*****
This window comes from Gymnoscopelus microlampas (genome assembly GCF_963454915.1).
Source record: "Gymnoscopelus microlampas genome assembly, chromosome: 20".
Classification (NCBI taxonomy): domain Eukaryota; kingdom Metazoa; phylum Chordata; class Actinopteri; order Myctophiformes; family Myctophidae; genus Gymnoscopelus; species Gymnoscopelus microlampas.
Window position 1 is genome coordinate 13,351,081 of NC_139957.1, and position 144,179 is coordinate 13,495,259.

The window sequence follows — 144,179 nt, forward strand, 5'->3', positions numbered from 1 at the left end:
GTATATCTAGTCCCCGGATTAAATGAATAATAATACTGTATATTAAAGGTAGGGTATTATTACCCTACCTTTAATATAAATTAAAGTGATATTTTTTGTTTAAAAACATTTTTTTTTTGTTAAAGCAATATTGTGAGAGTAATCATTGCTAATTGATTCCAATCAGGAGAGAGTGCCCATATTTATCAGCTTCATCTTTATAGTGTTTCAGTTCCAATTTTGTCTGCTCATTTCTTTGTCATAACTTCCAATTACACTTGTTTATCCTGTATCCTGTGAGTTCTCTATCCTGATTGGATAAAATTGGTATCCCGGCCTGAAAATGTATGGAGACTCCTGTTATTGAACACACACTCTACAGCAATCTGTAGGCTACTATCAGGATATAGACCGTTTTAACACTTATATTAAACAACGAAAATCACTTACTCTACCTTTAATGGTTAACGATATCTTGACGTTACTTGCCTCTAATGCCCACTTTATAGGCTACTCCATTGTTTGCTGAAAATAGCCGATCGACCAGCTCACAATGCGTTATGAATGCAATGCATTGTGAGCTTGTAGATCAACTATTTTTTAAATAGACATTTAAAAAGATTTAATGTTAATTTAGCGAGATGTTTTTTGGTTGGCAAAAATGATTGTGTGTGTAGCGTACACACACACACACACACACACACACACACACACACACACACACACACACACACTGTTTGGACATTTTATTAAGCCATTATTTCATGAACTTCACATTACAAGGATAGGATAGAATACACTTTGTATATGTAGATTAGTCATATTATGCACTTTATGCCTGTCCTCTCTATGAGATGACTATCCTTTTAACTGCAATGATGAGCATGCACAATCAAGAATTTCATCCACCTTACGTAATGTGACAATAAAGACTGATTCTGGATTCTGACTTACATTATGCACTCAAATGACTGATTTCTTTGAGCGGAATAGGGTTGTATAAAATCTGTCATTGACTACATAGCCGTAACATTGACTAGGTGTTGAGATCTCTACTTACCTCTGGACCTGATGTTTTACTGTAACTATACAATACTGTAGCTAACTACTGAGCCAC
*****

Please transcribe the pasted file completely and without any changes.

This window comes from Gymnoscopelus microlampas (genome assembly GCF_963454915.1).
Source record: "Gymnoscopelus microlampas genome assembly, chromosome: 20".
Classification (NCBI taxonomy): domain Eukaryota; kingdom Metazoa; phylum Chordata; class Actinopteri; order Myctophiformes; family Myctophidae; genus Gymnoscopelus; species Gymnoscopelus microlampas.
Window position 1 is genome coordinate 13,351,081 of NC_139957.1, and position 144,179 is coordinate 13,495,259.

The window sequence follows — 144,179 nt, forward strand, 5'->3', positions numbered from 1 at the left end:
GTATATCTAGTCCCCGGATTAAATGAATAATAATACTGTATATTAAAGGTAGGGTATTATTACCCTACCTTTAATATAAATTAAAGTGATATTTTTTGTTTAAAAACATTTTTTTTTTGTTAAAGCAATATTGTGAGAGTAATCATTGCTAATTGATTCCAATCAGGAGAGAGTGCCCATATTTATCAGCTTCATCTTTATAGTGTTTCAGTTCCAATTTTGTCTGCTCATTTCTTTGTCATAACTTCCAATTACACTTGTTTATCCTGTATCCTGTGAGTTCTCTATCCTGATTGGATAAAATTGGTATCCCGGCCTGAAAATGTATGGAGACTCCTGTTATTGAACACACACTCTACAGCAATCTGTAGGCTACTATCAGGATATAGACCGTTTTAACACTTATATTAAACAACGAAAATCACTTACTCTACCTTTAATGGTTAACGATATCTTGACGTTACTTGCCTCTAATGCCCACTTTATAGGCTACTCCATTGTTTGCTGAAAATAGCCGATCGACCAGCTCACAATGCGTTATGAATGCAATGCATTGTGAGCTTGTAGATCAACTATTTTTTAAATAGACATTTAAAAAGATTTAATGTTAATTTAGCGAGATGTTTTTTGGTTGGCAAAAATGATTGTGTGTGTAGCGTACACACACACACACACACACACACACACACACACACACACACACACACACACACTGTTTGGACATTTTATTAAGCCATTATTTCATGAACTTCACATTACAAGGATAGGATAGAATACACTTTGTATATGTAGATTAGTCATATTATGCACTTTATGCCTGTCCTCTCTATGAGATGACTATCCTTTTAACTGCAATGATGAGCATGCACAATCAAGAATTTCATCCACCTTACGTAATGTGACAATAAAGACTGATTCTGGATTCTGACTTACATTATGCACTCAAATGACTGATTTCTTTGAGCGGAATAGGGTTGTATAAAATCTGTCATTGACTACATAGCCGTAACATTGACTAGGTGTTGAGATCTCTACTTACCTCTGGACCTGATGTTTTACTGTAACTATACAATACTGTAGCTAACTACTGAGCCAC